Well-connected in the field
It takes a team.
“We’re in a progression of connectivity,” explained Richard Grant. “Purdue is giving us the opportunity to enhance the linkage between the increasingly connected world and what we’ve always been doing.”
Seven miles northwest of Purdue’s campus, the Agronomy Center for Research and Education (ACRE) hosts more than 50 researchers’ projects, including those of Grant, a professor of agronomy studying agricultural meteorology.
“My field is one that requires a lot of technology, said Grant. “It’s a matter of putting the pieces together. My interest is clearly in assembling the pieces. I like to see systems work well.”
Now utilizing Internet of Things (IOT) communications, wireless connectivity, strategic partnerships and advances in digital agriculture, Grant’s system is more efficient than ever. With the help of AgIT, the College of Agriculture is on a mission to enable Fully Connected Field Research.
“We have two goals,” said Grant. “The first is to optimize the amount of nitrogen put on crops so farmers don’t waste money.”
His second goal is environmental. Nitrogen that goes onto a field but not into crops, ends up in the air, ground or water. While scientists know a good bit about what goes into the ground and water, much less is known about what goes in the air. Grant is among the researchers hoping to determine what goes into the air.
“What’s in the air affects many different things,” Grant explained. “That includes human health because ammonia creates particulates in the air. Additionally, these greenhouse gases are a potential influence on global warming.”
To find the answers, Grant measures ammonia in the air with lasers and gold-plated reflectors, among other sensors. Grant began developing his system when conducting a national project, monitoring various gases off of livestock operations across the United States.
“We came up with our own system, but it wasn’t designed by anyone within IT,” Grant noted. “In prior years if I took measurements in the summer, the first calculated results I could use would not come until January or February.”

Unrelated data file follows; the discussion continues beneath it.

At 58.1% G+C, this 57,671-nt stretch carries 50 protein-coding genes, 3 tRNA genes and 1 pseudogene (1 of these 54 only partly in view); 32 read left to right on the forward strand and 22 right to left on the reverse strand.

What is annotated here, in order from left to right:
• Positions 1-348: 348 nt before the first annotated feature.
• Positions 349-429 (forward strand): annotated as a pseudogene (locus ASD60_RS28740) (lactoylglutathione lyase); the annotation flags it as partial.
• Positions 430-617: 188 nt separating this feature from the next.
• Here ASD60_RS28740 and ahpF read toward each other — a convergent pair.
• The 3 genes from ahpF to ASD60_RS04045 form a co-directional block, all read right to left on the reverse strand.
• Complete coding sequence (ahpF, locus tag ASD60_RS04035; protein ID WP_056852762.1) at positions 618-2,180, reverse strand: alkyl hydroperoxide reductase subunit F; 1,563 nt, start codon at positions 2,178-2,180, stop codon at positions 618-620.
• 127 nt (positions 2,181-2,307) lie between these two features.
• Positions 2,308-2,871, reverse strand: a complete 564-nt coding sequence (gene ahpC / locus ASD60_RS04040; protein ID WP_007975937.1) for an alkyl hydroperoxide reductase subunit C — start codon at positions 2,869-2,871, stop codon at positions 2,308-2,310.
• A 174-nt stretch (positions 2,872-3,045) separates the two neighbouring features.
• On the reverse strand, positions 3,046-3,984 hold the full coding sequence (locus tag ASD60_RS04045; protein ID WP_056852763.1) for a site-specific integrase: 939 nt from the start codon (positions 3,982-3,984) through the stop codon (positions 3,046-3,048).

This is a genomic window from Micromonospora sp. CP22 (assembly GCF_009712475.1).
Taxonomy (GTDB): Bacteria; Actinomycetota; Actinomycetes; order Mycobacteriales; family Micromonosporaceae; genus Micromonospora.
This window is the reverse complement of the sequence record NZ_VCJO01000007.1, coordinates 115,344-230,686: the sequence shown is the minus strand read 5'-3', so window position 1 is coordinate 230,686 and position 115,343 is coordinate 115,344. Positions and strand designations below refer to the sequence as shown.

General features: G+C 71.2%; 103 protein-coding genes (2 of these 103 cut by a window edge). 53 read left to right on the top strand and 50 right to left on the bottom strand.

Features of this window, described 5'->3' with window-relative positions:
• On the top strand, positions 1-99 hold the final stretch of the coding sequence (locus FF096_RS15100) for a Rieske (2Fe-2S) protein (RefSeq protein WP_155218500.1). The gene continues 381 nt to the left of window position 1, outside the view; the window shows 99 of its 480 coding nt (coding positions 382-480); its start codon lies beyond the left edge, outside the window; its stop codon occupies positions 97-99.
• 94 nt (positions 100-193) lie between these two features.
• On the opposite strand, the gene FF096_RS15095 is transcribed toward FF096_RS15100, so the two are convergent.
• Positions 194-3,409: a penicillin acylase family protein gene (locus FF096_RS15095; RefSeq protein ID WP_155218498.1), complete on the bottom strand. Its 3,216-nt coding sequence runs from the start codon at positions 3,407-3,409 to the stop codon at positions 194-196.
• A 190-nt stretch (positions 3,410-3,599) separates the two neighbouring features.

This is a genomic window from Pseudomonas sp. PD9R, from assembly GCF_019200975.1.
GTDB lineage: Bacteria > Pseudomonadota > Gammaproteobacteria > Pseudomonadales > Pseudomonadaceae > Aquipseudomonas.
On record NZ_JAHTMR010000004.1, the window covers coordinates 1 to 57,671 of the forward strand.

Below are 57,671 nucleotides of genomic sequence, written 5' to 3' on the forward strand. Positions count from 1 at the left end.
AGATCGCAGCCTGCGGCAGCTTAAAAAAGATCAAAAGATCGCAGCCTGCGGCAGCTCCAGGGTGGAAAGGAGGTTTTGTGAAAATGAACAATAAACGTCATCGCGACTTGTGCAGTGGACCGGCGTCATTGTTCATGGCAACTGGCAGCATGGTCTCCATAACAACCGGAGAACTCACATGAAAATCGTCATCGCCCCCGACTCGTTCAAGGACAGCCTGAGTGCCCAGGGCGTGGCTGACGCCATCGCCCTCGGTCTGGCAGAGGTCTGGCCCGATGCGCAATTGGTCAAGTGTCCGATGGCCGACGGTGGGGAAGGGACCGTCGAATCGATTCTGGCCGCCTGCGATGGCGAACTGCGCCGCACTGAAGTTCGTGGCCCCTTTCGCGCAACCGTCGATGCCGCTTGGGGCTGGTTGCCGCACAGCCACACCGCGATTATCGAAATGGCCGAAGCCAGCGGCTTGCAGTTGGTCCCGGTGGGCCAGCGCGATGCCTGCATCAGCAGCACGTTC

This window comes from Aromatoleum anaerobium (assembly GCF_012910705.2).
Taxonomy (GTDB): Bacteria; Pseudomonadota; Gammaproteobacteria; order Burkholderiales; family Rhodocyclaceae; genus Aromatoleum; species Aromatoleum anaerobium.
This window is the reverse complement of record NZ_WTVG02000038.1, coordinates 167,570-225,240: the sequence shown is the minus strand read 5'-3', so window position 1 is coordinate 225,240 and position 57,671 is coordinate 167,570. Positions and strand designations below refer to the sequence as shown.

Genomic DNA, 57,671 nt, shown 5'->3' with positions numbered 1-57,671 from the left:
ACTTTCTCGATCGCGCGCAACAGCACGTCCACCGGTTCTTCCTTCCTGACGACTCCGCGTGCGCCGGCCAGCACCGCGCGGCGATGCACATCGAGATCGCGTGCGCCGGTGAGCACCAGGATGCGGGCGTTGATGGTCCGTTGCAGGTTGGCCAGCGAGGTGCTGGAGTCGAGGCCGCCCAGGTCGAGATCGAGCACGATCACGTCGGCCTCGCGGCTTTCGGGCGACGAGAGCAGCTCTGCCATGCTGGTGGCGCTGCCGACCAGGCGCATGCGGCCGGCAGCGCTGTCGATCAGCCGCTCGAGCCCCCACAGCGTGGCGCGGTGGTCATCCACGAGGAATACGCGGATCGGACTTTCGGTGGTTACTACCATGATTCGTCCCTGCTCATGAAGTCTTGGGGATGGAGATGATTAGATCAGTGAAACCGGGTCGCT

In 2012, Grant’s research moved to ACRE with seven different computers in a trailer running seven different sets of programs.
With the limited connectivity available, Grant was unable to remotely check his equipment for issues and power failures. Every time data was collected, someone would have to travel to the site with thumb drives or CDs.
“Around that time, Hewlett-Packard wanted to work with Purdue on a couple of proof of concepts,” Grant recalled. “Because I had already been heavily into communications and data processing, it was natural for me to step in and see what could be done to improve our throughput.”
Grant’s first step was to consolidate his programs to a single computer, designed by Hewlett-Packard to handle the temperature fluctuations and dust at ACRE.
As part of AgIT’s increased efforts to help solve research problems through technical expertise, they established a wireless network that gave Grant high-speed Wi-Fi at his trailer. He was then able to remotely download data and check the status of his instruments.
Instead of staffing the site 24 hours a day, Grant only needed two undergraduate students to share four hours of daily work on-site. Grant said the connectivity is helping him reach his next goal: having each day’s data automatically processed early the next morning. The results could minimize wasted effort by showing when measurements would be unnecessary.
“For instance, if I was measuring today and the calculations tonight show that we had high emissions, I’d want to make sure we’re taking measurements tomorrow, even if it was the weekend and required overtime for the students.” Grant continued, “If I had essentially no emissions today, then I could tell my crew we don’t need to bother with tomorrow as long as the weather is going to be the same.
“My advice to anyone that starts looking at fully connected research is to be really tied in with what AgIT and ITaP can supply,” shared Grant. “My gut feeling was to just do it myself, but there’s no way that this could have been done by myself. It needs a team.”